We are so accustomed to the connection between political parties and democracy that to question the relationship between the two might seem absurd. But for those who recognize the multiple crises faced by humanity — the destruction of our environment, climate change, the ravages of unfettered finance capital, the undeniable limits to growth — the failure of our liberal, multi-party democracies seems increasingly obvious.
To many people, the millions who can’t even be bothered to vote, they are simply irrelevant.
Of course for the elites and the corporations that feed off it, the current system is working fine. Deregulation, privatization, high-end tax cuts and the Orwellian security state now being exposed in the U.S. all contribute to wealth and political power of the One Per Cent (actually more like the Ten Per Cent). While they still have to breathe the same polluted air as the rest of us, the elites believe they can somehow achieve immunity from the global forces now in play. Of course they are wrong. But so long as they believe they are right, the crises will continue to worsen and the rest of us will continue to suffer.
The tragic irony in all this is that in most democracies the majority of people actually share values that, if they drove government policy, would begin to address the crises. But there is a persistent disconnect between what people want and what the system can deliver. The multi-party system is designed to be dominated by money and increasingly sophisticated marketing, micro-targeting and data-mining. Disengaged citizens haven’t a prayer in dealing with the modern election machine.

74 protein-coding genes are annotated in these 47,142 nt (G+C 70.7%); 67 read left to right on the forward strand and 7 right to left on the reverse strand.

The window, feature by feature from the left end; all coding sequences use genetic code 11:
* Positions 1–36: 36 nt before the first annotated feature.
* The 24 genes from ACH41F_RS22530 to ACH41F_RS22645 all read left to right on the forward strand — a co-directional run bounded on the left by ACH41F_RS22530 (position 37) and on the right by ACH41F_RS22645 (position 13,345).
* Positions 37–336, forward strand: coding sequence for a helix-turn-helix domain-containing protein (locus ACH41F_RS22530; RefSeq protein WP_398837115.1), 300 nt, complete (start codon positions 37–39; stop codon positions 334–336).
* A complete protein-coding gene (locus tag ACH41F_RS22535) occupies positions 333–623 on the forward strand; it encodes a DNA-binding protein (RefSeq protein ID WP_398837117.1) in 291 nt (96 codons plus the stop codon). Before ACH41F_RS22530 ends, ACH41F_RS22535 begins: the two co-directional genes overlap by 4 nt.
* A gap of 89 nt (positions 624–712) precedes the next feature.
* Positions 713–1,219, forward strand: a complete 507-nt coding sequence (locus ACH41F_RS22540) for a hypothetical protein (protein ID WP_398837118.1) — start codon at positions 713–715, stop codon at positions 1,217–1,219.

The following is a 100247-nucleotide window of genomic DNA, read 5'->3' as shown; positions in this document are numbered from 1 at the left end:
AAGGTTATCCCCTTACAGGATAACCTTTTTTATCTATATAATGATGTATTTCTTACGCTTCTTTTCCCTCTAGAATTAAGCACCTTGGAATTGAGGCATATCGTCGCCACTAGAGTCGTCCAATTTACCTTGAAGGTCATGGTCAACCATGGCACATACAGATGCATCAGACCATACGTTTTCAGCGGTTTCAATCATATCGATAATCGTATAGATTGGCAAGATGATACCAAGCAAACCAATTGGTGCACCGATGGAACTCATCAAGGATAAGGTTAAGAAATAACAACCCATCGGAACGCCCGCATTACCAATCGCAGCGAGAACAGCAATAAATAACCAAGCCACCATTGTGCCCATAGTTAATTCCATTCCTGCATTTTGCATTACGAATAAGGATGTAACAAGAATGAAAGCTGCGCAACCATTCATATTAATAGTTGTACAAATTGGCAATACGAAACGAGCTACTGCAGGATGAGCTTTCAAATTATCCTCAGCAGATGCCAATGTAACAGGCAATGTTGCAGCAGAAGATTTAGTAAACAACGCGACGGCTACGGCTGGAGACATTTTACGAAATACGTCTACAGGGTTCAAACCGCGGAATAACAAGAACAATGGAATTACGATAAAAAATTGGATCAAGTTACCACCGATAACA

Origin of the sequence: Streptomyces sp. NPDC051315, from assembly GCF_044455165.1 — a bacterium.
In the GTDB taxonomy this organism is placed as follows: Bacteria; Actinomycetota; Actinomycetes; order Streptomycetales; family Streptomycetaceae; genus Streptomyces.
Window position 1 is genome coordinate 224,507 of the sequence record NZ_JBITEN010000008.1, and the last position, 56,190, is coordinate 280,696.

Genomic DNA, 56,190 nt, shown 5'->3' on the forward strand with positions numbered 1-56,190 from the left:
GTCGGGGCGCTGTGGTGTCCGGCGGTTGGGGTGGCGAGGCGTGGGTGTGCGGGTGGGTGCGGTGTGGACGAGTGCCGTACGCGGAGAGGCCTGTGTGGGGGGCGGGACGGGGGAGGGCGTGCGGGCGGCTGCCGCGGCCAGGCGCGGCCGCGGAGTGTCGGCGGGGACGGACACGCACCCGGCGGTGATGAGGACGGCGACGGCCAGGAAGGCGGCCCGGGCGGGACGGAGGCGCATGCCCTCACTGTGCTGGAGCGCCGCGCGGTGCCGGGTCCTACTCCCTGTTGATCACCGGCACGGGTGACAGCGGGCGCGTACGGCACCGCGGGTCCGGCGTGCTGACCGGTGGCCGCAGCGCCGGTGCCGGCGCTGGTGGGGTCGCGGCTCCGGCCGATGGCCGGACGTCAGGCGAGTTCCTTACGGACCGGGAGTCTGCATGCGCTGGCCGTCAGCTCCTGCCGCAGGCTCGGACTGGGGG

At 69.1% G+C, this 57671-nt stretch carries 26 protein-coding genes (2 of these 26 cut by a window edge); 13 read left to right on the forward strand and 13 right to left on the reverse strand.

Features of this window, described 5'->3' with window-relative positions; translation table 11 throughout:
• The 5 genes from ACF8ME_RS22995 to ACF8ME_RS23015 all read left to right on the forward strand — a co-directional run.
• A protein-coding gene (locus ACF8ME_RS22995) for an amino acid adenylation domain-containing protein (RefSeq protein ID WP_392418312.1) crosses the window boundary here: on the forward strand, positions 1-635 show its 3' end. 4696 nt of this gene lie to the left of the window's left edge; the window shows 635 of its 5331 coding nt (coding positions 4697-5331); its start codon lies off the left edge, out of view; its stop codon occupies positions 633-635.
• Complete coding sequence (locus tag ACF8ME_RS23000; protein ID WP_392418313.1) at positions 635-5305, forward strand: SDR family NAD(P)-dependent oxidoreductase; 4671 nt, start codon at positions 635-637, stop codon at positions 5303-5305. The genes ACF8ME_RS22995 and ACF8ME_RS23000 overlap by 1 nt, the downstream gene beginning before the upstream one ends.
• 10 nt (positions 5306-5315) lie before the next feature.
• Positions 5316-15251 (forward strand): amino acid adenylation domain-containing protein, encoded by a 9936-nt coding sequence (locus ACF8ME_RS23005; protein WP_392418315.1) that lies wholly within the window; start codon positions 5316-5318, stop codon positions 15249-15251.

Left wing parties try to play this game but inevitably come up short. The “game” has been designed not to represent the needs of people or communities but to manage capitalism in the interests of the elites. As soon as you accept the rules of this game, that is what you end up doing. The electoral contest is inherently corrupting of genuine democracy.
Reflective of this decay of democracy is the recent British Columbia election in which a totally bankrupt Liberal government won re-election against an NDP which thought it could stroll to power using the conventional machine approach to elections. But to truly draw upon people’s progressive instincts you have to engage them at the community level year round. Just think of the odds against winning in the conventional B.C. contest: a totally hostile media which effectively operates like the propaganda arm of the Liberal Party, live-streaming neo-liberal ideology into every home every day of every year.
Elections as we experience them are themselves apolitical. People are supposed to suddenly become informed citizens — for one month every four years. There is no substantive dialogue with the citizenry. The parties are like alien entities that suddenly arrive in your living room, not to engage you but to somehow coax you into voting for them. Even working in elections is apolitical. The NDP insists that its callers and door knockers not talk to people off script — because they fear their own members are so ill-informed about its policies that they might say something to harm the campaign.